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Lashkar money trail led to Dawood

india Updated: Dec 13, 2008 00:30 IST
Presley Thomas
Presley Thomas
Hindustan Times
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Mahmoud Mohammad Ahmed Bahaziq, the 65-year-old Saudi Arabia-based chief financier of the Lashkar-e-Tayyeba (LeT), was in touch with underworld gangster and designated global terrorist Dawood Ibrahim.

Bahaziq, also known as Abu Abd al-Aziz, approached Dawood in the late ’90s to fund the LeT. Sources in the Intelligence Bureau said Dawood acceded to Bahaziq’s demands and also promised him foot soldiers for the LeT in India.

The Indian-born Saudi national has been key to the LeT’s establishment and activities, and was a popular visitor to the Jamaat-ud-Dawah’s — the parent body of the LeT — centre in Muridke in Pakistan.

In certain cases, Bahaziq used video-conferencing to stay in touch with Dawood and top Saudi-based businessmen to raise funds for the LeT. Sources added that Bahaziq created fictitious charitable trusts after the US listed the Al Rasheed Trust as a terror front aiding the Al Qaeda. Aid Organisation of the Ulema, Pakistan, Al Amin Welfare Trust Al-Madina Trust are among the few front organisation Bahaziq created.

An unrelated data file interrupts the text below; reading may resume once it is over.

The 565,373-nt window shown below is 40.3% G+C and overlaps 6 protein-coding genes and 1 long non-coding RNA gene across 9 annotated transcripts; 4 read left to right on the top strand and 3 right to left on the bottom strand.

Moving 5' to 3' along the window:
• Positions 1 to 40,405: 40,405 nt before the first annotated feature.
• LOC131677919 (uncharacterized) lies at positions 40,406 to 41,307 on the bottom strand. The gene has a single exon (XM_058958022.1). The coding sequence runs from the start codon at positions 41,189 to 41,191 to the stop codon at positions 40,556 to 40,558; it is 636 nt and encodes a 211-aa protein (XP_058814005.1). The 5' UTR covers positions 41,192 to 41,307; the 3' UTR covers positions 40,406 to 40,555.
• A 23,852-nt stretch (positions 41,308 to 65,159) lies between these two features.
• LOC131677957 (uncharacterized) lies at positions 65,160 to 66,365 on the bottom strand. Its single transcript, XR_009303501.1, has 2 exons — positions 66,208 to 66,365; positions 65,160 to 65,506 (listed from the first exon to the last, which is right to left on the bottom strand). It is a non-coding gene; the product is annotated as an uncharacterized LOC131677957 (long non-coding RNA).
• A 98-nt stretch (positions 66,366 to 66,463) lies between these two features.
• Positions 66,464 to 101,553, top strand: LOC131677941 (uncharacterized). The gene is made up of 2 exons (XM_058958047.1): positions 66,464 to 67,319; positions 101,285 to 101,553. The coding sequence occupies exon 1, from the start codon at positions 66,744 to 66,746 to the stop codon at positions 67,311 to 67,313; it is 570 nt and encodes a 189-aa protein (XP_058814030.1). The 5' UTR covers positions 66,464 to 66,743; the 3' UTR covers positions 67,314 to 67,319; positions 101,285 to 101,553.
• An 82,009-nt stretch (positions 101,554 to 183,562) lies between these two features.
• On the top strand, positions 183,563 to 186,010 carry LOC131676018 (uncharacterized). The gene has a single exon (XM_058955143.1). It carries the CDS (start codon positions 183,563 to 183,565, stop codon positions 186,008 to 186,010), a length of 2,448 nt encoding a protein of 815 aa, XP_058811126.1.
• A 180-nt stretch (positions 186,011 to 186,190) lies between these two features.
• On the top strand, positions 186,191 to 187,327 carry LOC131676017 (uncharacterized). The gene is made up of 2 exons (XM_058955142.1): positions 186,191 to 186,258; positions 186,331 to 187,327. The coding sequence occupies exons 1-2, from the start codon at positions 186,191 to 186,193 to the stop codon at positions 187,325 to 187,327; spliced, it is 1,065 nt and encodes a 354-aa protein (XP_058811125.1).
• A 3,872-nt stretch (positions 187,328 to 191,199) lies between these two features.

Though there is no birth certificate available, police sources said, Bahaziq was born in Hyderabad and later went on to procure Saudi nationality. How he got Saudi nationality is still a mystery to police officials, who are trying to ascertain the person who stood by Bahaziq.

A key functionary for the LeT since the 1980s, Bahaziq’s name first surfaced when police officials launched a hunt for Mohammed Azam Ghauri — the LeT’s India operations commander, who was gunned down in April 2000 in Andhra Pradesh — and his partner Abdul Karim Tunda.

Sources said Bahaziq had visited India in 1999 as a Saudi national and stayed at a plush hotel in south Mumbai. This is where Bahaziq met Ghauri and later helped him get to a safe haven in Saudi Arabia, said police sources.

Bahaziq, police sources said, is believed to have met members of the proscribed Students’ Islamic Movement of India (SIMI) and Tanzim Islahul Muslimeen (TIM). He also met Mohammed Ishtiaq alias Saleem Junaid — a Pakistani LeT operative who was later arrested in Hyderabad — in Mumbai and helped him with finances.

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